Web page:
• Django Unchained – Some parts of this movie feel almost too ridiculous, but that’s part of its charm. Quentin Tarantino may be one of the most accessible film auteurs out there today. Even though this film was long, I had a huge grin throughout every minute because it was just so damn fun.
  • Silver Linings Playbook – I never thought I’d see a movie where Bradley Cooper actually turns in an Oscar-nominated performance, but here it is. The chemistry between he and Jennifer Lawrence is electric, and really elevates this movie to one of the best of the year. The fact that there’s a sports movie hiding underneath there is just icing on the cake.
  • Beasts of the Southern Wild – I’m not even going to pretend to know how to spell the girl who plays Hushpuppy’s name, but what an amazing performance from a first-time actor. Up there with her is the score to this film which is my pick for the best soundtrack of the year. The driving, emotional orchestral theme for “The Bathtub” matched with Louisiana Cajun melodies stir up an myriad of emotions that fit perfectly with the adventure in the movie.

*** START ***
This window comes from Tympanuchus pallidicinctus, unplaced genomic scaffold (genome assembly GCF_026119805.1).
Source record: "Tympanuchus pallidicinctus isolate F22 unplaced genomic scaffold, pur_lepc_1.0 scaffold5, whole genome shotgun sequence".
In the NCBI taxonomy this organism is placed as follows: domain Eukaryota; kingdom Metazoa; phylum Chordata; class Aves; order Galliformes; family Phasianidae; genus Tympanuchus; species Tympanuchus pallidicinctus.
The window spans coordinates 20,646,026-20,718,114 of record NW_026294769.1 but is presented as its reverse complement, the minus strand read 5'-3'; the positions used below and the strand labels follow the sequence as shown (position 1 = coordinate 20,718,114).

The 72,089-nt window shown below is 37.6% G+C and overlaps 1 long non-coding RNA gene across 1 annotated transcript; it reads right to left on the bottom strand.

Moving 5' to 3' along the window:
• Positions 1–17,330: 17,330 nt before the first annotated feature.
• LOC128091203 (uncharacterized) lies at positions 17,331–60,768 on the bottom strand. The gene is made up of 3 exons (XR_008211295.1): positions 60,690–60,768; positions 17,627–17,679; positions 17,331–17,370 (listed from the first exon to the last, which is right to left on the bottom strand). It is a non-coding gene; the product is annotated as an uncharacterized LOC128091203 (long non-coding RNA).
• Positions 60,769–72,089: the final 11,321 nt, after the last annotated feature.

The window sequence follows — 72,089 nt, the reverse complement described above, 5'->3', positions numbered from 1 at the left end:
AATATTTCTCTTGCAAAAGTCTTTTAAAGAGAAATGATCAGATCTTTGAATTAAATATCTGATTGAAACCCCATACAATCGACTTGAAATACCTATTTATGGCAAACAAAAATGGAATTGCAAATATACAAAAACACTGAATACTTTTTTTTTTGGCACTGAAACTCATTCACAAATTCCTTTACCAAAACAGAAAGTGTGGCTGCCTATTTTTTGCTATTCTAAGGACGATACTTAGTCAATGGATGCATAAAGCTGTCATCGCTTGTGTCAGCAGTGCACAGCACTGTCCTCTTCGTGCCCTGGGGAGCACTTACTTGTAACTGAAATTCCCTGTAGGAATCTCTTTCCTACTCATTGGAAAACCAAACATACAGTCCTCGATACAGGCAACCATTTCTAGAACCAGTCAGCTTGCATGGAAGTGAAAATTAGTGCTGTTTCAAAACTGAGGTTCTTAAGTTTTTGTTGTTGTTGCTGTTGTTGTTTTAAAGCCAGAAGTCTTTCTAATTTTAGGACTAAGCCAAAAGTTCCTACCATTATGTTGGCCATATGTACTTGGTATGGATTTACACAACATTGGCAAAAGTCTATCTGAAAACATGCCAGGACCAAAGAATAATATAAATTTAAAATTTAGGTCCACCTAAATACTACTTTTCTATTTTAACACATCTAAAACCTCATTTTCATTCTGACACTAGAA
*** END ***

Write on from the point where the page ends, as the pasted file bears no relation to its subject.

• Looper – Rian Johnson’s time-travel epic is probably one of the best sci-fi films to ever explore the topic without confusing the audience. Joseph Gordon-Levitt as a younger Bruce Willis works surprisingly well. The time-lapse scene in the middle of the film was almost as powerful as the opening to Up, while the movie’s ending had my jaw literally agape for 20 minutes straight.
  • Moonrise Kingdom – No other word to describe this film but “charming.” Wes Anderson’s latest may not be terribly unique in his body of work, but his trademark quirky style really works for what’s essentially a story about young love. It’s hard not to root for Sam and Suzy in their quest to be together.